Wasps set to enter administration
Financially troubled Wasps have been suspended from the Premiership after announcing they are "likely" to go into administration "within days".
The club have twice filed notice to get insolvency experts in to help with their debts, which run to tens of millions of pounds.
They face becoming the second side to go into administration within weeks, following Worcester last month.
Their suspension was confirmed by the RFU's Club Financial Viability Group.
"We appreciate this is a very difficult time for Wasps players, staff and supporters who will be concerned at news that the club is likely to enter administration," the Rugby Football Union said in a statement.
"The RFU will continue to work with the club, PRL and any potential administrator or future investors to find the best possible outcome for the club."
Wasps can reapply for the suspension to be lifted if they are able to demonstrate the means and commitment to pay their rugby creditors.
In a statement following the announcement of their pending administration, Wasps Holdings Limited said they had been working "tirelessly" to secure the club's future.
"We strongly believe it is the right course of action," the statement added.
Coventry-based Wasps will not fulfil this Saturday's Premiership game at Exeter following the news, saying they "recognise that this will not only impact on our players, staff and supporters, but also Exeter Chiefs and the wider rugby community".
Worcester were suspended and relegated to the Championship for next season last week, a day after players and staff had their contracts terminated when the club was wound up.
The Warriors' results were expunged and the Premiership - English rugby union's top division - reduced to 12 clubs for the rest of the season, though the club are appealing against the punishments.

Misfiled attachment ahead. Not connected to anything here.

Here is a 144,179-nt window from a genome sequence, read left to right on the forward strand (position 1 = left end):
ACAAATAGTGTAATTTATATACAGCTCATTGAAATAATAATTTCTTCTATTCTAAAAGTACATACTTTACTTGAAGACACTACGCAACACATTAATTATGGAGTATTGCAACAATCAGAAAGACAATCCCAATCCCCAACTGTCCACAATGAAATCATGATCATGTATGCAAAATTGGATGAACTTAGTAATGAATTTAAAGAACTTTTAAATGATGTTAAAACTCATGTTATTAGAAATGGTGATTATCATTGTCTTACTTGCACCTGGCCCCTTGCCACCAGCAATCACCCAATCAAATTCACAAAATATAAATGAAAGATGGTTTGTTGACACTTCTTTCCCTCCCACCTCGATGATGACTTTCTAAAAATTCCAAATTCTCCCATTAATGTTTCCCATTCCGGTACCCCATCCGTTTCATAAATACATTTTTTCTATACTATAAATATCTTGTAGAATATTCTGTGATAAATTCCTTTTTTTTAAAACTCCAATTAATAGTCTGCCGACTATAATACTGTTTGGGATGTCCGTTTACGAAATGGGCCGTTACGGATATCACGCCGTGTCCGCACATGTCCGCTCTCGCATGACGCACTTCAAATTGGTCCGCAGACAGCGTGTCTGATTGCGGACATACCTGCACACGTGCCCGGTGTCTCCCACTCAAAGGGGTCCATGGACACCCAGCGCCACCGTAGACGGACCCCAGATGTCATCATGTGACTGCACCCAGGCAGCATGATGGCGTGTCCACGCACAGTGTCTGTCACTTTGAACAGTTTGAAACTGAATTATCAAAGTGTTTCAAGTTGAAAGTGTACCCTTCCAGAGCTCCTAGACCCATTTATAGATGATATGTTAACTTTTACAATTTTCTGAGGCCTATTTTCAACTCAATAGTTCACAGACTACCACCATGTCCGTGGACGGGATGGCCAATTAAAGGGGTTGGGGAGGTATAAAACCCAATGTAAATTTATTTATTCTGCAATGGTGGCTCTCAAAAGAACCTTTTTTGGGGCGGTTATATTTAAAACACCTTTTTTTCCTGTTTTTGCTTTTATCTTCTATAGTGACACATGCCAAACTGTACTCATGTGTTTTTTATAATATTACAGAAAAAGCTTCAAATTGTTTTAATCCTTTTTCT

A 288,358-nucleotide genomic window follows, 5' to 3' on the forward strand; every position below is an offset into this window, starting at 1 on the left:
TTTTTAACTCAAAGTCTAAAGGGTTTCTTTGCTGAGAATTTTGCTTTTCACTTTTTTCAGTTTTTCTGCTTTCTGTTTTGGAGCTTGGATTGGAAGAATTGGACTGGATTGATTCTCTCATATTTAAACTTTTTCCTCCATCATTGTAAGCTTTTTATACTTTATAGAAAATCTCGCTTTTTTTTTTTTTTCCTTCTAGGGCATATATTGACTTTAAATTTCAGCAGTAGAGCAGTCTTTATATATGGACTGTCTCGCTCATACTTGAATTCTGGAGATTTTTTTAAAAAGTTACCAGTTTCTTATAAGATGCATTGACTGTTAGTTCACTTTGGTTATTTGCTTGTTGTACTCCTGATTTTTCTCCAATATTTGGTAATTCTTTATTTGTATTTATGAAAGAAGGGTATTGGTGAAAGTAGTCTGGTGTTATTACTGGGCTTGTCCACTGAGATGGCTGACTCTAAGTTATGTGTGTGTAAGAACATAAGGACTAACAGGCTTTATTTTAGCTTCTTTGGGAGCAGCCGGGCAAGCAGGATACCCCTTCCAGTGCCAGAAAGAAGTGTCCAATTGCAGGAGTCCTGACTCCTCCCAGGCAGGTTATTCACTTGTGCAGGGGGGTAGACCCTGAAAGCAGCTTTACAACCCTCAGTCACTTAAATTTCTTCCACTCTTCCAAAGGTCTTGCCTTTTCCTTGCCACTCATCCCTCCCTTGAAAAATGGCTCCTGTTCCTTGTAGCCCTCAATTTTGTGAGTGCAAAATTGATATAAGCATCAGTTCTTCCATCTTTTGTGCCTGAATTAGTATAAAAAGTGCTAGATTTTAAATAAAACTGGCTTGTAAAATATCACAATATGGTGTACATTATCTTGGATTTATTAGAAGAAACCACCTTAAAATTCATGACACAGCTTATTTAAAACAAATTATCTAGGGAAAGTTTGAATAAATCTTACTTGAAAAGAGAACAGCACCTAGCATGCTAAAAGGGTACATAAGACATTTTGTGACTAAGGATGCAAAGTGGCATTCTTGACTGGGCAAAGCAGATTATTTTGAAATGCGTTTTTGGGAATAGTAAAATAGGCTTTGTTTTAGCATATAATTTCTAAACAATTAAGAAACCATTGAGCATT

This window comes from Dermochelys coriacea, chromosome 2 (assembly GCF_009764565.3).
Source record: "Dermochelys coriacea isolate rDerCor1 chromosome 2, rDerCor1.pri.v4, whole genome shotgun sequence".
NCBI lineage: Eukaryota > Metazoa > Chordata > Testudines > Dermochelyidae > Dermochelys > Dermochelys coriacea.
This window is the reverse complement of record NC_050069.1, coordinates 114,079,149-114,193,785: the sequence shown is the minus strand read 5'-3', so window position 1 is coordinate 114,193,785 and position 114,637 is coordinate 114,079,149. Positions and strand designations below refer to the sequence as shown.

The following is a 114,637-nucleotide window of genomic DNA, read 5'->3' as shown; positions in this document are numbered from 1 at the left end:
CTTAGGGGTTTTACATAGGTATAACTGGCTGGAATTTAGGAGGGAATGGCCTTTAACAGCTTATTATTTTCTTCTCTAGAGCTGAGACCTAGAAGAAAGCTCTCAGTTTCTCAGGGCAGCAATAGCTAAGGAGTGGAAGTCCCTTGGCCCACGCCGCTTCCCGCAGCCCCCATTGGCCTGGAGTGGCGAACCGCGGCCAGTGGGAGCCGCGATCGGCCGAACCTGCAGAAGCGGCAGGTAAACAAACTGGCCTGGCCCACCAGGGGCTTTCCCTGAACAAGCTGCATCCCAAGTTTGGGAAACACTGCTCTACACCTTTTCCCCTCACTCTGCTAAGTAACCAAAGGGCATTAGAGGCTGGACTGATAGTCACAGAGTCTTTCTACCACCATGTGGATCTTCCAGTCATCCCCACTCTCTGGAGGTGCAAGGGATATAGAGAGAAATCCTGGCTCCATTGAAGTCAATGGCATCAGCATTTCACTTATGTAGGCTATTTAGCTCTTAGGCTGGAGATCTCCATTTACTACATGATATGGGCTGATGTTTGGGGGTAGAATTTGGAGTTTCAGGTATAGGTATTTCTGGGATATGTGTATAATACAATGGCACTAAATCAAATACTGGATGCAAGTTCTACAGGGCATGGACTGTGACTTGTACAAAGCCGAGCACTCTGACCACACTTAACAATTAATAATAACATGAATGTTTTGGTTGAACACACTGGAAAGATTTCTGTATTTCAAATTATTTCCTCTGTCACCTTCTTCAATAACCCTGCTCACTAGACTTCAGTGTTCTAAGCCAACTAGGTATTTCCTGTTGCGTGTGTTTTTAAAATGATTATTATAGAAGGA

However, if Wasps were to go into administration, they would also face relegation.
Under Rugby Football Union rules, any club that enters administration is automatically relegated next season, unless they can prove it was a no-fault insolvency.
With Championship clubs having recently struggled to meet the Minimum Standards Criteria to enable promotion to the Premiership, relegation of both clubs could mean a shrinking of the league, which is understood could have a knock-on effect regarding media rights.
ITV agreed a new deal with Premiership Rugby to broadcast a number of matches, including the Twickenham final, on free-to-air television earlier this year.
After Worcester went into administration, Premiership Rugby's chief executive Simon Massie-Taylor told BBC Sport that "financial viability and visibility is a big theme" moving forward and said he had asked all clubs to provide a "really clear picture" of their financial position.